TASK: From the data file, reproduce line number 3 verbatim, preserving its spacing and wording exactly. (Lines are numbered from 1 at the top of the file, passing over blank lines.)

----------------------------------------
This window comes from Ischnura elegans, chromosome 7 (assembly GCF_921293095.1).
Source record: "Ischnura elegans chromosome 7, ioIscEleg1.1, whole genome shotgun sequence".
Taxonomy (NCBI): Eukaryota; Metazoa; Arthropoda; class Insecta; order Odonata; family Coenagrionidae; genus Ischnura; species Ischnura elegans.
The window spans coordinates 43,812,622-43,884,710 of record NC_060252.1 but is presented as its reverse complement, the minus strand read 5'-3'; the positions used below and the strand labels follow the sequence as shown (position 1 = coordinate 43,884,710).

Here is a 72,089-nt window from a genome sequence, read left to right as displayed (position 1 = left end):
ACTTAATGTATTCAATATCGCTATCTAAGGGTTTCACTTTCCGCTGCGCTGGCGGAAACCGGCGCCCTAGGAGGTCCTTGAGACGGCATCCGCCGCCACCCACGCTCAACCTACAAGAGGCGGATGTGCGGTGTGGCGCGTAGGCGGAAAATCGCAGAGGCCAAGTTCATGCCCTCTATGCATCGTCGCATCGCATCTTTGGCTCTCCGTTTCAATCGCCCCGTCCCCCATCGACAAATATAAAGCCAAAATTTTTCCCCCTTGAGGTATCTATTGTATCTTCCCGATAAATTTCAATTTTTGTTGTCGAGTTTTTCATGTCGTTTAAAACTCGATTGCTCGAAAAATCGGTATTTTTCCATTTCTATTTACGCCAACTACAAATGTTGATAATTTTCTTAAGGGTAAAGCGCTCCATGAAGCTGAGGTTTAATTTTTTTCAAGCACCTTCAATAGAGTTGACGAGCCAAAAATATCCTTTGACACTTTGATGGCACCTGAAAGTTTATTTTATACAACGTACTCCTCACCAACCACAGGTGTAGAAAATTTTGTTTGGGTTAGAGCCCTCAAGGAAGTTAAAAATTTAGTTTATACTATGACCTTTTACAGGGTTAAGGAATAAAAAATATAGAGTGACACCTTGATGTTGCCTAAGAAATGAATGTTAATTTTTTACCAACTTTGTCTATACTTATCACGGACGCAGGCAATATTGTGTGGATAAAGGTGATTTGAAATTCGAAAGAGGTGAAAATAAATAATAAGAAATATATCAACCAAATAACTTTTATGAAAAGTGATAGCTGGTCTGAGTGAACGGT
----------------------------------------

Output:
Taxonomy (NCBI): Eukaryota; Metazoa; Arthropoda; class Insecta; order Odonata; family Coenagrionidae; genus Ischnura; species Ischnura elegans.